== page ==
Recently we had some good news – our paper has been published in Physical Review A (open access version here). So I’m going to digress from the usual format of this blog and explain our research for the non-technical reader. Enjoy!
Quantum physics, the description of our Universe on very small scales, has been around for about a century now, and it has some astonishing predictions. Particles can ‘tunnel’ through walls and an electron can even travel through two slits simultaneously and then interact with itself. What’s more astonishing is that the predictions made by quantum mechanics have been verified in thousands of experiments, confirming that our Universe is, well, odd.
We’ve been using the quantum properties of matter to our advantage for decades now. Quantum mechanics allows us to describe the structure of the atom, the periodic table, semiconductors and much more. The advances in quantum theory that were made at the beginning of the twentieth century have been dubbed the “first quantum revolution”. The subsequent progress in semiconductor physics has led to the technological revolution we’re seeing today, in which computers more powerful than the one that first sent humans to the moon now sit inside your toaster.
The advances brought about by the first quantum revolution came from understanding how large groups of electrons behaved inside different materials. Then materials with the desired properties could be made, for example by doping semiconductors in order to build complex structures like LEDs.
Now, we’re starting to understand how to exploit other quantum phenomena, such as superposition, in what one might call the second quantum revolution. Superposition lies at the heart of many proposed quantum technologies, such as quantum computing, quantum sensors, quantum cryptography and more. Superposition is also a profoundly quantum property, with no classical (“everyday”) equivalent, so what follows is an analogue.
Superposition and coherence
Suppose you have a coin, and you flip it. There’s 50% chance that it will show heads; 50% tails. We don’t know which it will be on any given flip, but we know it will be one or the other. That’s a “classical” coin. Now suppose you take your coin and set it spinning on the table. That coin isn’t showing either heads or tails; in some way it is partly in both states at the same time. In our analogy, our “quantum” coin is now in a superposition of heads and tails. Unlike our classical coin, it has coherence.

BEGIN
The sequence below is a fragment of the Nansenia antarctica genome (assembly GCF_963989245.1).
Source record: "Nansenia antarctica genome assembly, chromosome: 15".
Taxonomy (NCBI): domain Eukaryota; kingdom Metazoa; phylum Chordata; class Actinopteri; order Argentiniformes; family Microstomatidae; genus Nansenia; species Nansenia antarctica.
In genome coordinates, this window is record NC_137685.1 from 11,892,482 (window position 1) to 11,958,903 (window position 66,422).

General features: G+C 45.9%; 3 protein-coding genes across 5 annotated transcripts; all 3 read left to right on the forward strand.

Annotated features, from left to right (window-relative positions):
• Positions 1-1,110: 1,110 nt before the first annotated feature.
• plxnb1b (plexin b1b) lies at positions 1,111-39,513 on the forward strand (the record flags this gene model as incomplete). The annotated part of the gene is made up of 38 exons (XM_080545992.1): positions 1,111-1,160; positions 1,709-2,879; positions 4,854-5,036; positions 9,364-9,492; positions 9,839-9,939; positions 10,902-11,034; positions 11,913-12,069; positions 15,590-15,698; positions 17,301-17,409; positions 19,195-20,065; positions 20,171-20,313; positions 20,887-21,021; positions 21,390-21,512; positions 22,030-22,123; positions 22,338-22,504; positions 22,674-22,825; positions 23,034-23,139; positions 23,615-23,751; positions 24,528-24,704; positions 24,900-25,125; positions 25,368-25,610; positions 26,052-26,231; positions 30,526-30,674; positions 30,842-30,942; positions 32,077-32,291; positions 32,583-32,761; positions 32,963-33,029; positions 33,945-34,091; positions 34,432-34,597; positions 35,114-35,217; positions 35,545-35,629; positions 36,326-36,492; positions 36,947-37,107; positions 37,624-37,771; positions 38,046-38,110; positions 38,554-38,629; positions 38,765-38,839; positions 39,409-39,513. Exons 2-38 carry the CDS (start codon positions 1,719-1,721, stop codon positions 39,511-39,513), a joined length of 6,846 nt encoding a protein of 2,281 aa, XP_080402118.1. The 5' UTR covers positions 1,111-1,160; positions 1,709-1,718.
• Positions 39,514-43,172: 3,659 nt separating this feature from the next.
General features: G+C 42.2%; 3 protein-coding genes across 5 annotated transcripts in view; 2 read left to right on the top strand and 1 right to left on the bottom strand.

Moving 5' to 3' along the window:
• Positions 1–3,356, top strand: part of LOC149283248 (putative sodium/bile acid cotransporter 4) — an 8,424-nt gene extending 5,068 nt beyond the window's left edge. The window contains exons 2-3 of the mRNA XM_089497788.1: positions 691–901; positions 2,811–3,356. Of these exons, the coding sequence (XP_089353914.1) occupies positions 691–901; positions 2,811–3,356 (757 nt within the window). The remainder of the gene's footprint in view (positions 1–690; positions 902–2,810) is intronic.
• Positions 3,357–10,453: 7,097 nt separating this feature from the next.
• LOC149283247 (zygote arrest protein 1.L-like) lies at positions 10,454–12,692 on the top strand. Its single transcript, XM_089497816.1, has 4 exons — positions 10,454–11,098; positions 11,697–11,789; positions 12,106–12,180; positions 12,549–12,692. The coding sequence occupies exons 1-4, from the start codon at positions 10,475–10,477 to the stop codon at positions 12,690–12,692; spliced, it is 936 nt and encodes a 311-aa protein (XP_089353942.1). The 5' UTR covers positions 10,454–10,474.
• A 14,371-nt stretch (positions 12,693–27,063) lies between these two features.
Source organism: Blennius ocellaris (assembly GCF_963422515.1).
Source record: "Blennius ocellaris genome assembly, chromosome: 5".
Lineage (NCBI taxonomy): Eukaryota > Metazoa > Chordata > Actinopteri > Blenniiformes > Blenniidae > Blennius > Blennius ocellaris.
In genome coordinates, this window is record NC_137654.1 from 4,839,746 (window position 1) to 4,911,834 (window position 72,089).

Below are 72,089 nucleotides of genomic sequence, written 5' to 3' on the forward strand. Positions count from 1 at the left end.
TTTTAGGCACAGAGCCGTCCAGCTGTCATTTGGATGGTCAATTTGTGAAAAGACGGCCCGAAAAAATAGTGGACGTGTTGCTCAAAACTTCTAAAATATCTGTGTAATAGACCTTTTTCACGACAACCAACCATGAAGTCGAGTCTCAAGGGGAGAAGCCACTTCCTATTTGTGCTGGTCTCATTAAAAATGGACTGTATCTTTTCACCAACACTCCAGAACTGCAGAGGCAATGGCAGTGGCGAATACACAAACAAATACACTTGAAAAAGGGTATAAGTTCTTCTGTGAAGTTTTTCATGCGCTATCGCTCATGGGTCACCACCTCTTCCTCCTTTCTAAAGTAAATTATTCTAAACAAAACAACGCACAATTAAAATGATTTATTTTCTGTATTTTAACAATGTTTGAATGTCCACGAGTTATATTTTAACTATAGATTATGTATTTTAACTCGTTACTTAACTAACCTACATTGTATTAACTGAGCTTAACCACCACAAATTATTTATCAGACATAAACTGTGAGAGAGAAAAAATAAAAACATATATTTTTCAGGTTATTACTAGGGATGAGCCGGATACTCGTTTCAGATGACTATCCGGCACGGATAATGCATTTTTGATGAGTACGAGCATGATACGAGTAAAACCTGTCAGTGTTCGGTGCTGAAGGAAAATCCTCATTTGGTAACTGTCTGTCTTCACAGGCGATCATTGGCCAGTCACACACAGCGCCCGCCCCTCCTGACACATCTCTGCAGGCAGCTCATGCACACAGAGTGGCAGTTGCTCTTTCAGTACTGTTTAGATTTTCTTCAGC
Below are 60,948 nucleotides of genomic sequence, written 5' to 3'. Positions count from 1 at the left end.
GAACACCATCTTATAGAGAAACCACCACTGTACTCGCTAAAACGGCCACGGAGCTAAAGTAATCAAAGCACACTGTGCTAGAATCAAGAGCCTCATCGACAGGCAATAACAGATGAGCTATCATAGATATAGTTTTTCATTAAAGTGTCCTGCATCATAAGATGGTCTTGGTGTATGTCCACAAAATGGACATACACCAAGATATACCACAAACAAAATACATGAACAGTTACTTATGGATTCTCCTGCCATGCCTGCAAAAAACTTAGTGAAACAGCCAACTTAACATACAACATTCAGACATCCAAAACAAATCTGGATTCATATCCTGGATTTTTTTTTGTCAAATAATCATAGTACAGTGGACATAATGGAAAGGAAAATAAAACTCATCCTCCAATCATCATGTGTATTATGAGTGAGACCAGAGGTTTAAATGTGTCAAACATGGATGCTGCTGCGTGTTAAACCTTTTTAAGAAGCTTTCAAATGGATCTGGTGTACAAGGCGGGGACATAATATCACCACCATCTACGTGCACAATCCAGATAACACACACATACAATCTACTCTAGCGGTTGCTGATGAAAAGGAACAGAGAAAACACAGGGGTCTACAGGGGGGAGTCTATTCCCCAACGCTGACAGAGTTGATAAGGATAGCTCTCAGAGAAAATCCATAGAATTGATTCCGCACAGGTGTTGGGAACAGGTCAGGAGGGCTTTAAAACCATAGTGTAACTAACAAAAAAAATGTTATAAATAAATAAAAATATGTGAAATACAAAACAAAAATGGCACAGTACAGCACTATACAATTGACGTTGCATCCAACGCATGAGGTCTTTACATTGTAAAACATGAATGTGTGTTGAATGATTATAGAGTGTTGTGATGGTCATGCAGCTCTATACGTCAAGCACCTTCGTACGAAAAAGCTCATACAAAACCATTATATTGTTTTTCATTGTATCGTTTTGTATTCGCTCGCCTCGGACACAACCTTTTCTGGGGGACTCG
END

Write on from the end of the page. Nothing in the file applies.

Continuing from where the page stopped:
Coins (even quantum ones) don’t spin forever, and sooner or later our coin will stop spinning, due to friction, to air resistance, or due someone knocking the table. In other words, the rest of the world interacts with our coin and disrupts it. How quickly this happens depends on the exact conditions of the surrounding environment, but it will always happen sooner or later. When our coin stops, it falls over onto one side, and becomes like a classical coin again. We say that it has decohered.
Decoherence is a big problem when building a quantum computer – quantum computers rely on keeping many particles in a superposition and using them to do calculations. But these particles quickly decohere, losing their quantum information. Understanding and working out how to control decoherence is a big priority for quantum physics research today.
A pair of tiny quantum springs
We already have maths that describes what happens when one single quantum particle interacts with its surroundings and loses coherence; however things get trickier when there are two (or more!) particles in the mix. The type of particles we were looking at in our paper are called bosons, and they can be thought of as being like very tiny springs. Imagine that our two tiny springs are joined together by a rod, so that as one bounces back and forth, it affects the motion of the other, and vice versa.
Our question was: how does joining the two springs together affect their decoherence? There were two possible approaches:
- The springs would behave as though they weren’t joined, and each one would decohere at its own rate, regardless of what was happening to the other one.
- The springs would act like a single mega-spring, and this mega-spring would decohere all at the same rate.
Approach #1 works well when the two springs are only loosely joined (e.g. by a slack piece of string). Approach #2 is great when our two springs are joined tightly by a rigid rod, so that one cannot move without greatly affecting the other one. But what do we do when the joining falls somewhere between these two extreme cases? We found a method of dealing with intermediate cases in a consistent way which takes account of both the joining between the springs and the differing rates at which the two springs decohere.
The work in our paper uses particles called bosons, but there’s another type of particle in town: the fermion. In fact, everything is made up of bosons and fermions. Examples of bosons include photons (particles of light) and particles such as gluons and the Higgs , most familiar to particle physicists. Fermions make up the matter around us, such as electrons and quarks (these form protons and neutrons which in turn form atomic nuclei).
Now that we understand how a pair of bosons decohere, there are two avenues of research open to us. Firstly, we can use our method and extend it to look at a larger collection of bosons, and understand their decoherence. The second is to use similar techniques to derive a method for dealing with two fermions which are joined together. It’s this second question that has been preoccupying me, and we’re close to getting some exciting results on that one, so sit tight and hopefully there’ll be more news on that question soon.